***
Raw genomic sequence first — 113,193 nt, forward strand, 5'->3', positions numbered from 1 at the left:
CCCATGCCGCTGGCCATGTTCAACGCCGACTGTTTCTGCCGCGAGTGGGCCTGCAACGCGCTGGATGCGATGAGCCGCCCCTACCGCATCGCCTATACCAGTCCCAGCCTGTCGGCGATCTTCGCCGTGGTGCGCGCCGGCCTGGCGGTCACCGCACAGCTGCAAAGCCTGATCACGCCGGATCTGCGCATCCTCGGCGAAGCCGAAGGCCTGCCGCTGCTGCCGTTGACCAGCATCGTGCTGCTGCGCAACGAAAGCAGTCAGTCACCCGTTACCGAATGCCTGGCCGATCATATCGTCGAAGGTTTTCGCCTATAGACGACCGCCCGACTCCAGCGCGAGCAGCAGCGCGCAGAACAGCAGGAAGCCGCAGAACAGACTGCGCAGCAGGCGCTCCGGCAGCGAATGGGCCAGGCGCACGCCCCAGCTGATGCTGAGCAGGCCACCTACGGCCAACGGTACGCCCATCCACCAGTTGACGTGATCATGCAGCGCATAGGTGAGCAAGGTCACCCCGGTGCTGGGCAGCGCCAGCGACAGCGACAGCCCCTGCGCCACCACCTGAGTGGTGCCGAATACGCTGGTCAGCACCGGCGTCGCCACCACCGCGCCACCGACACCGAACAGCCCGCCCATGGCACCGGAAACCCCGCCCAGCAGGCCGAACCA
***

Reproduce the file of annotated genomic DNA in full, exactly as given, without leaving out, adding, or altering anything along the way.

Raw genomic sequence first — 113,193 nt, forward strand, 5'->3', positions numbered from 1 at the left:
CCCATGCCGCTGGCCATGTTCAACGCCGACTGTTTCTGCCGCGAGTGGGCCTGCAACGCGCTGGATGCGATGAGCCGCCCCTACCGCATCGCCTATACCAGTCCCAGCCTGTCGGCGATCTTCGCCGTGGTGCGCGCCGGCCTGGCGGTCACCGCACAGCTGCAAAGCCTGATCACGCCGGATCTGCGCATCCTCGGCGAAGCCGAAGGCCTGCCGCTGCTGCCGTTGACCAGCATCGTGCTGCTGCGCAACGAAAGCAGTCAGTCACCCGTTACCGAATGCCTGGCCGATCATATCGTCGAAGGTTTTCGCCTATAGACGACCGCCCGACTCCAGCGCGAGCAGCAGCGCGCAGAACAGCAGGAAGCCGCAGAACAGACTGCGCAGCAGGCGCTCCGGCAGCGAATGGGCCAGGCGCACGCCCCAGCTGATGCTGAGCAGGCCACCTACGGCCAACGGTACGCCCATCCACCAGTTGACGTGATCATGCAGCGCATAGGTGAGCAAGGTCACCCCGGTGCTGGGCAGCGCCAGCGACAGCGACAGCCCCTGCGCCACCACCTGAGTGGTGCCGAATACGCTGGTCAGCACCGGCGTCGCCACCACCGCGCCACCGACACCGAACAGCCCGCCCATGGCACCGGAAACCCCGCCCAGCAGGCCGAACCA